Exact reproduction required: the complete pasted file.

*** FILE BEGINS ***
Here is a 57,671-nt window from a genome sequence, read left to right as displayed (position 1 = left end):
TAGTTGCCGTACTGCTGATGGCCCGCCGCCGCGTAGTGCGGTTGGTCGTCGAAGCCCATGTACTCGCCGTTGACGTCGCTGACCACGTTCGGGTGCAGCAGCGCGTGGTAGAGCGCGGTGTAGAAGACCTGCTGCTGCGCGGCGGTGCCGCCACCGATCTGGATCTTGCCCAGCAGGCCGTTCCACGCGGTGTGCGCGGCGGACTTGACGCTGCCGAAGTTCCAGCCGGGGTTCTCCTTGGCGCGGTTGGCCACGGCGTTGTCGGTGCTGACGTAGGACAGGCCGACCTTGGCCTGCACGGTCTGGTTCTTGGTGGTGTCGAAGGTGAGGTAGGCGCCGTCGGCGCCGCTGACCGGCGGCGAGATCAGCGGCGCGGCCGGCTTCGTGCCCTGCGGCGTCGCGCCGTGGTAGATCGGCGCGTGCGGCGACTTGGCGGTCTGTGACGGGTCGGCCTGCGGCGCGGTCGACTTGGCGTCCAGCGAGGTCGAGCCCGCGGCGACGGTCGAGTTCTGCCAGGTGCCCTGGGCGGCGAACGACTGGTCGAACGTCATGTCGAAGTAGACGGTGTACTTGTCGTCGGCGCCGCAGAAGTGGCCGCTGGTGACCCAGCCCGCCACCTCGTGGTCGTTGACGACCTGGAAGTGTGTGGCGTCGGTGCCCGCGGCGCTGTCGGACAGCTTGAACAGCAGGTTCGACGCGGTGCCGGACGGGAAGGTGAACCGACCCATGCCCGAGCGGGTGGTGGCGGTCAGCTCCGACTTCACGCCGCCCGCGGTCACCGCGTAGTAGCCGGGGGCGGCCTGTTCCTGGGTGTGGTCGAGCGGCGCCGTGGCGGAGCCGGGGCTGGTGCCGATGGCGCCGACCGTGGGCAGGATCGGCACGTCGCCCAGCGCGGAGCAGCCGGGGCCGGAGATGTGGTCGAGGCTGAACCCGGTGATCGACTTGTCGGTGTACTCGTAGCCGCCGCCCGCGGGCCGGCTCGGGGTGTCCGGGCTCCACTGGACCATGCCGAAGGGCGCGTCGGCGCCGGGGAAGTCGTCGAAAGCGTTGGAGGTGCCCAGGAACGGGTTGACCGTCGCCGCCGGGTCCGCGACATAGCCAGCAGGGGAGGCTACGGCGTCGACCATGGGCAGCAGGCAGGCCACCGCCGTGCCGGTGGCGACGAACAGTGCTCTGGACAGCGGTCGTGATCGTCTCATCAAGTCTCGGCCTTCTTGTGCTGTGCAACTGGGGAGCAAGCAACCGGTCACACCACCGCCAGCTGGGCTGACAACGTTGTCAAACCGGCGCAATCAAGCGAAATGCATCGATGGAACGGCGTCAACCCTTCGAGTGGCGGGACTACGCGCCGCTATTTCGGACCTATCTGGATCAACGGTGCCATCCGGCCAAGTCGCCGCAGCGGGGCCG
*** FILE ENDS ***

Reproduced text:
Here is a 57,671-nt window from a genome sequence, read left to right as displayed (position 1 = left end):
TAGTTGCCGTACTGCTGATGGCCCGCCGCCGCGTAGTGCGGTTGGTCGTCGAAGCCCATGTACTCGCCGTTGACGTCGCTGACCACGTTCGGGTGCAGCAGCGCGTGGTAGAGCGCGGTGTAGAAGACCTGCTGCTGCGCGGCGGTGCCGCCACCGATCTGGATCTTGCCCAGCAGGCCGTTCCACGCGGTGTGCGCGGCGGACTTGACGCTGCCGAAGTTCCAGCCGGGGTTCTCCTTGGCGCGGTTGGCCACGGCGTTGTCGGTGCTGACGTAGGACAGGCCGACCTTGGCCTGCACGGTCTGGTTCTTGGTGGTGTCGAAGGTGAGGTAGGCGCCGTCGGCGCCGCTGACCGGCGGCGAGATCAGCGGCGCGGCCGGCTTCGTGCCCTGCGGCGTCGCGCCGTGGTAGATCGGCGCGTGCGGCGACTTGGCGGTCTGTGACGGGTCGGCCTGCGGCGCGGTCGACTTGGCGTCCAGCGAGGTCGAGCCCGCGGCGACGGTCGAGTTCTGCCAGGTGCCCTGGGCGGCGAACGACTGGTCGAACGTCATGTCGAAGTAGACGGTGTACTTGTCGTCGGCGCCGCAGAAGTGGCCGCTGGTGACCCAGCCCGCCACCTCGTGGTCGTTGACGACCTGGAAGTGTGTGGCGTCGGTGCCCGCGGCGCTGTCGGACAGCTTGAACAGCAGGTTCGACGCGGTGCCGGACGGGAAGGTGAACCGACCCATGCCCGAGCGGGTGGTGGCGGTCAGCTCCGACTTCACGCCGCCCGCGGTCACCGCGTAGTAGCCGGGGGCGGCCTGTTCCTGGGTGTGGTCGAGCGGCGCCGTGGCGGAGCCGGGGCTGGTGCCGATGGCGCCGACCGTGGGCAGGATCGGCACGTCGCCCAGCGCGGAGCAGCCGGGGCCGGAGATGTGGTCGAGGCTGAACCCGGTGATCGACTTGTCGGTGTACTCGTAGCCGCCGCCCGCGGGCCGGCTCGGGGTGTCCGGGCTCCACTGGACCATGCCGAAGGGCGCGTCGGCGCCGGGGAAGTCGTCGAAAGCGTTGGAGGTGCCCAGGAACGGGTTGACCGTCGCCGCCGGGTCCGCGACATAGCCAGCAGGGGAGGCTACGGCGTCGACCATGGGCAGCAGGCAGGCCACCGCCGTGCCGGTGGCGACGAACAGTGCTCTGGACAGCGGTCGTGATCGTCTCATCAAGTCTCGGCCTTCTTGTGCTGTGCAACTGGGGAGCAAGCAACCGGTCACACCACCGCCAGCTGGGCTGACAACGTTGTCAAACCGGCGCAATCAAGCGAAATGCATCGATGGAACGGCGTCAACCCTTCGAGTGGCGGGACTACGCGCCGCTATTTCGGACCTATCTGGATCAACGGTGCCATCCGGCCAAGTCGCCGCAGCGGGGCCG